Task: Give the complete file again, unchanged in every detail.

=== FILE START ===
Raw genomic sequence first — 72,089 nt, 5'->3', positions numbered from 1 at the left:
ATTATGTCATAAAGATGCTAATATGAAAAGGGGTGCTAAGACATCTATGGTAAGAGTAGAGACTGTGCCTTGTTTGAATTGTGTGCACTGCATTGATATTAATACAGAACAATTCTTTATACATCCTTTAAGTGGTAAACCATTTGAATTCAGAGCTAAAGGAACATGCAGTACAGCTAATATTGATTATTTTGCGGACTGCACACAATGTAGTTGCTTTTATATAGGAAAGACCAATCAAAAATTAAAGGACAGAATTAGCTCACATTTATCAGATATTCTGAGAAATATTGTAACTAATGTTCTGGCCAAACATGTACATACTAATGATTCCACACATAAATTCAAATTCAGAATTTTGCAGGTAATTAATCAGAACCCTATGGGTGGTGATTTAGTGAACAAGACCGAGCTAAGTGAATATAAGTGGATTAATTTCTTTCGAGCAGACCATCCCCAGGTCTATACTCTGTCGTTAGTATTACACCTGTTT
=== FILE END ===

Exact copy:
Raw genomic sequence first — 72,089 nt, 5'->3', positions numbered from 1 at the left:
ATTATGTCATAAAGATGCTAATATGAAAAGGGGTGCTAAGACATCTATGGTAAGAGTAGAGACTGTGCCTTGTTTGAATTGTGTGCACTGCATTGATATTAATACAGAACAATTCTTTATACATCCTTTAAGTGGTAAACCATTTGAATTCAGAGCTAAAGGAACATGCAGTACAGCTAATATTGATTATTTTGCGGACTGCACACAATGTAGTTGCTTTTATATAGGAAAGACCAATCAAAAATTAAAGGACAGAATTAGCTCACATTTATCAGATATTCTGAGAAATATTGTAACTAATGTTCTGGCCAAACATGTACATACTAATGATTCCACACATAAATTCAAATTCAGAATTTTGCAGGTAATTAATCAGAACCCTATGGGTGGTGATTTAGTGAACAAGACCGAGCTAAGTGAATATAAGTGGATTAATTTCTTTCGAGCAGACCATCCCCAGGTCTATACTCTGTCGTTAGTATTACACCTGTTT